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Are you being investigated as a nurse for failing to provide patients with information on their rights to file complaints?

September 7, 2015
Est read time: 6 minutes
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Have you received an administrative complaint from the Board of Nursing against your license alleging you failed to provide patients with information on their rights and how to file complaints? If you have, it is very important that you contact an experienced health care attorney to go over the charges. These charges are serious and can have a negative impact on your license and your ability to practice nursing in Florida.

The Law

The law states that patients have certain rights. The law also states that it is a violation of the law to fail to provide patients with information about their patient rights and how to file a patient complaint should they have one. The Florida law on point here is Florida Statute 456.072(1)(u). The statute specifically says:

(1) The following acts shall constitute grounds for which the disciplinary actions specified in subsection (2) may be taken:

(u) Failing to comply with the requirements of ss. 381.026 and 381.0261 to provide patients with information about their patient rights and how to file a patient complaint.

Florida Statutes 381.026 and 381.0261 are the Florida Patient’s Bill of Rights and Responsibilities. If you wish to review the main statute, it will be provided at the end of this entry. For your purposes, it is important that you provide patients with information concerning these rights and with the process of filing a patient complaint. Failure to do these things constitutes a violation of the law and could lead to charges against your license. If you have had charges made against your license for violation of this statute, you should contact an experienced health care attorney immediately to go over your options. There can be severe repercussions for you if you wait.

Here's a summary of Florida's Patient's Bill of Rights and Responsibilities - Florida Statute 381.026:

Florida law requires that your health care provider or health care facility recognize your rights while you are receiving medical care and that you respect the health care provider’s or health care facility’s right to expect certain behavior on the part of patients. You may request a copy of the full text of this law from your health care provider or health care facility. A summary of your rights and responsibilities follows:

  • A patient has the right to be treated with courtesy and respect, with appreciation of his or her individual dignity, and with protection of his or her need for privacy.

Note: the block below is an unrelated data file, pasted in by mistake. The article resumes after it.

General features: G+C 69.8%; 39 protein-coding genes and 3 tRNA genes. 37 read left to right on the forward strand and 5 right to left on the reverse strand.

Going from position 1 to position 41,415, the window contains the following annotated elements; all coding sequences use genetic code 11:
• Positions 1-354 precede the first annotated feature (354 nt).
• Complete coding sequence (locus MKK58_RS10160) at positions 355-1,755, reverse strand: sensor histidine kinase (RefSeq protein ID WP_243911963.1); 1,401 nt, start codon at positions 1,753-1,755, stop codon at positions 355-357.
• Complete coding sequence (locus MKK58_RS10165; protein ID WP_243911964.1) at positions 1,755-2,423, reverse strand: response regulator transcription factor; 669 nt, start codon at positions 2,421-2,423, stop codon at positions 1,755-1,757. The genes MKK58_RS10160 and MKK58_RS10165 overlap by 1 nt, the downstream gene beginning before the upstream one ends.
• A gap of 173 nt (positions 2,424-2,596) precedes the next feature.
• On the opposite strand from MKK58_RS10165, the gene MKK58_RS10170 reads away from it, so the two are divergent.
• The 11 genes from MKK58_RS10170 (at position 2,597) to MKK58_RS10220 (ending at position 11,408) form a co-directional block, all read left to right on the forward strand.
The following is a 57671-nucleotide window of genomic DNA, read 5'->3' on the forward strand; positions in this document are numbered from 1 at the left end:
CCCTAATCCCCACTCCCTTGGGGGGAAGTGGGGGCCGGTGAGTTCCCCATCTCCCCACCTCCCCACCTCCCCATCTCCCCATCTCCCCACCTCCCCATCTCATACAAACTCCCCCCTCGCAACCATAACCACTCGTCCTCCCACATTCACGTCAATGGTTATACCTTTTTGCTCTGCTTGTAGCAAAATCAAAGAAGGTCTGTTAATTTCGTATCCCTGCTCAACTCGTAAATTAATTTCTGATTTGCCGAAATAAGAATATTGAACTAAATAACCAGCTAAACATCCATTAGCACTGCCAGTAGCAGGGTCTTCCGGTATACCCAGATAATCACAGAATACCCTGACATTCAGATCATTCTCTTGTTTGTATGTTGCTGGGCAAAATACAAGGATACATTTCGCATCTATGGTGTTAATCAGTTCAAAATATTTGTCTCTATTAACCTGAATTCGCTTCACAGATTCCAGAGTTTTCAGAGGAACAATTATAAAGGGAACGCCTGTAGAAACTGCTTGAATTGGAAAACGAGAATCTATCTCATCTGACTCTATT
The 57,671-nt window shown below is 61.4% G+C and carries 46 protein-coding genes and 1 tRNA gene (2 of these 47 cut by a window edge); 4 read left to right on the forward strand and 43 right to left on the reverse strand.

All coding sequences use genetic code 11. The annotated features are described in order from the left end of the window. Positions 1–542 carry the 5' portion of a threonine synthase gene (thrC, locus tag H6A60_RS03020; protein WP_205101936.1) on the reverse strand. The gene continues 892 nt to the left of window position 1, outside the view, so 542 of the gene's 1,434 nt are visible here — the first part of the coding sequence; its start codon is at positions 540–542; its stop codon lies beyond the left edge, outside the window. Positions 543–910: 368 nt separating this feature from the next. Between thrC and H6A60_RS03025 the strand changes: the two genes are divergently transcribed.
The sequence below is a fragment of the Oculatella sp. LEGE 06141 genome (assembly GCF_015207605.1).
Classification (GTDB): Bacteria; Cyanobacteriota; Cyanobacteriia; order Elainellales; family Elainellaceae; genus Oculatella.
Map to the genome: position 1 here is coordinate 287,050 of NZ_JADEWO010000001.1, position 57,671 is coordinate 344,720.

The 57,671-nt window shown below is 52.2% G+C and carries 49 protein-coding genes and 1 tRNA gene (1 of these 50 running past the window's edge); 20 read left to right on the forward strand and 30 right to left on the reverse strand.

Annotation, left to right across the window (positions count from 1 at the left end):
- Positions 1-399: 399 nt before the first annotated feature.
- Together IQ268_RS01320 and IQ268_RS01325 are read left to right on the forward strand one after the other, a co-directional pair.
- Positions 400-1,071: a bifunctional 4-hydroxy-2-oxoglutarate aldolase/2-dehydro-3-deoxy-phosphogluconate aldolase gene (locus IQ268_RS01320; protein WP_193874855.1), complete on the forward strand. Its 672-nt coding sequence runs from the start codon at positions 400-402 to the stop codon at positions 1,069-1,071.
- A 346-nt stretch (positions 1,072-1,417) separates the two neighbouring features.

• A patient has the right to a prompt and reasonable response to questions and requests.
  • A patient has the right to know who is providing medical services and who is responsible for his or her care.
  • A patient has the right to know what patient support services are available, including whether an interpreter is available if he or she does not speak English.
  • A patient has the right to know what rules and regulations apply to his or her conduct.
  • A patient has the right to be given by the health care provider information concerning diagnosis, planned course of treatment, alternatives, risks, and prognosis.
  • A patient has the right to refuse any treatment, except as otherwise provided by law.
  • A patient has the right to be given, upon request, full information and necessary counseling on the availability of known financial resources for his or her care.
  • A patient who is eligible for Medicare has the right to know, upon request and in advance of treatment, whether the health care provider or health care facility accepts the Medicare assignment rate.
  • A patient has the right to receive, upon request, prior to treatment, a reasonable estimate of charges for medical care.
  • A patient has the right to receive a copy of a reasonably clear and understandable, itemized bill and, upon request, to have the charges explained.
  • A patient has the right to impartial access to medical treatment or accommodations, regardless of race, national origin, religion, handicap, or source of payment.
  • A patient has the right to treatment for any emergency medical condition that will deteriorate from failure to provide treatment.
  • A patient has the right to know if medical treatment is for purposes of experimental research and to give his or her consent or refusal to participate in such experimental research.
  • A patient has the right to express grievances regarding any violation of his or her rights, as stated in Florida law, through the grievance procedure of the health care provider or health care facility which served him or her and to the appropriate state licensing agency.